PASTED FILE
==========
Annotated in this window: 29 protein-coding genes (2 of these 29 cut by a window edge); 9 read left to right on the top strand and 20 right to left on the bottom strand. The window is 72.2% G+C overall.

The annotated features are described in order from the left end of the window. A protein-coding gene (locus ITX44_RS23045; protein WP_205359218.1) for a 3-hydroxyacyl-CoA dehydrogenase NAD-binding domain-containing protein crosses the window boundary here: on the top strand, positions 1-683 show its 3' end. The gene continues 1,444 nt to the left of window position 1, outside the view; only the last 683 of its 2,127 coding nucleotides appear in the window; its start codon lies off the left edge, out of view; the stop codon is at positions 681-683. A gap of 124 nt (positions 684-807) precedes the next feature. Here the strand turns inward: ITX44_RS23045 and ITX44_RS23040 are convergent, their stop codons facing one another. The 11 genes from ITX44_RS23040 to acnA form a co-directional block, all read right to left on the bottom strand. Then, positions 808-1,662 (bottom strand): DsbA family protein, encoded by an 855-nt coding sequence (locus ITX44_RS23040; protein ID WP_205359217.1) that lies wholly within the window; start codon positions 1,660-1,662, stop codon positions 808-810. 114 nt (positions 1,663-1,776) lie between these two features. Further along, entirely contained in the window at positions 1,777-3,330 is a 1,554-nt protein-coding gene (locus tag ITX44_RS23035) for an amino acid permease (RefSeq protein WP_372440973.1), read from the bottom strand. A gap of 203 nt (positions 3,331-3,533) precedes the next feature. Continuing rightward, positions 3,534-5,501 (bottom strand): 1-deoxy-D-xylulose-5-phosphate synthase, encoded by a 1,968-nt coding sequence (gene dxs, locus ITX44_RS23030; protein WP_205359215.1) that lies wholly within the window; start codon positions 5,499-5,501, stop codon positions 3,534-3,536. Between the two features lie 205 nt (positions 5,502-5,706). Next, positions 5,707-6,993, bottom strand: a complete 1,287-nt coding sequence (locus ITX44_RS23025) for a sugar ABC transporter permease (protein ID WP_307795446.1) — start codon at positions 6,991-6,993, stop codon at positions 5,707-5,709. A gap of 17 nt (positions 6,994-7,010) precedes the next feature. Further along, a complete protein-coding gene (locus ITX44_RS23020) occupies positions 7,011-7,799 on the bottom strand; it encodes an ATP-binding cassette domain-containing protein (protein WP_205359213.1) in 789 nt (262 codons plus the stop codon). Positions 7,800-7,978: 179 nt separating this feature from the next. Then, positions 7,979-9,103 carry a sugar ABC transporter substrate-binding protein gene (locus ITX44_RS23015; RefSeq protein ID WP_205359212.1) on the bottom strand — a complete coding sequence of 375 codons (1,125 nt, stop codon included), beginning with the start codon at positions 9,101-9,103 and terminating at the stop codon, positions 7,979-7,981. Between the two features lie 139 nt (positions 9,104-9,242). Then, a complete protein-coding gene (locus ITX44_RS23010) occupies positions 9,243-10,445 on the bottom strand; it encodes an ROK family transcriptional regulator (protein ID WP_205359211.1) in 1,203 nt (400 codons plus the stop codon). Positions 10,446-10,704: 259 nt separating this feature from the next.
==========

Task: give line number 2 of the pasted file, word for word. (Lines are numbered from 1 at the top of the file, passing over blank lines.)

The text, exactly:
The annotated features are described in order from the left end of the window. A protein-coding gene (locus ITX44_RS23045; protein WP_205359218.1) for a 3-hydroxyacyl-CoA dehydrogenase NAD-binding domain-containing protein crosses the window boundary here: on the top strand, positions 1-683 show its 3' end. The gene continues 1,444 nt to the left of window position 1, outside the view; only the last 683 of its 2,127 coding nucleotides appear in the window; its start codon lies off the left edge, out of view; the stop codon is at positions 681-683. A gap of 124 nt (positions 684-807) precedes the next feature. Here the strand turns inward: ITX44_RS23045 and ITX44_RS23040 are convergent, their stop codons facing one another. The 11 genes from ITX44_RS23040 to acnA form a co-directional block, all read right to left on the bottom strand. Then, positions 808-1,662 (bottom strand): DsbA family protein, encoded by an 855-nt coding sequence (locus ITX44_RS23040; protein ID WP_205359217.1) that lies wholly within the window; start codon positions 1,660-1,662, stop codon positions 808-810. 114 nt (positions 1,663-1,776) lie between these two features. Further along, entirely contained in the window at positions 1,777-3,330 is a 1,554-nt protein-coding gene (locus tag ITX44_RS23035) for an amino acid permease (RefSeq protein WP_372440973.1), read from the bottom strand. A gap of 203 nt (positions 3,331-3,533) precedes the next feature. Continuing rightward, positions 3,534-5,501 (bottom strand): 1-deoxy-D-xylulose-5-phosphate synthase, encoded by a 1,968-nt coding sequence (gene dxs, locus ITX44_RS23030; protein WP_205359215.1) that lies wholly within the window; start codon positions 5,499-5,501, stop codon positions 3,534-3,536. Between the two features lie 205 nt (positions 5,502-5,706). Next, positions 5,707-6,993, bottom strand: a complete 1,287-nt coding sequence (locus ITX44_RS23025) for a sugar ABC transporter permease (protein ID WP_307795446.1) — start codon at positions 6,991-6,993, stop codon at positions 5,707-5,709. A gap of 17 nt (positions 6,994-7,010) precedes the next feature. Further along, a complete protein-coding gene (locus ITX44_RS23020) occupies positions 7,011-7,799 on the bottom strand; it encodes an ATP-binding cassette domain-containing protein (protein WP_205359213.1) in 789 nt (262 codons plus the stop codon). Positions 7,800-7,978: 179 nt separating this feature from the next. Then, positions 7,979-9,103 carry a sugar ABC transporter substrate-binding protein gene (locus ITX44_RS23015; RefSeq protein ID WP_205359212.1) on the bottom strand — a complete coding sequence of 375 codons (1,125 nt, stop codon included), beginning with the start codon at positions 9,101-9,103 and terminating at the stop codon, positions 7,979-7,981. Between the two features lie 139 nt (positions 9,104-9,242). Then, a complete protein-coding gene (locus ITX44_RS23010) occupies positions 9,243-10,445 on the bottom strand; it encodes an ROK family transcriptional regulator (protein ID WP_205359211.1) in 1,203 nt (400 codons plus the stop codon). Positions 10,446-10,704: 259 nt separating this feature from the next.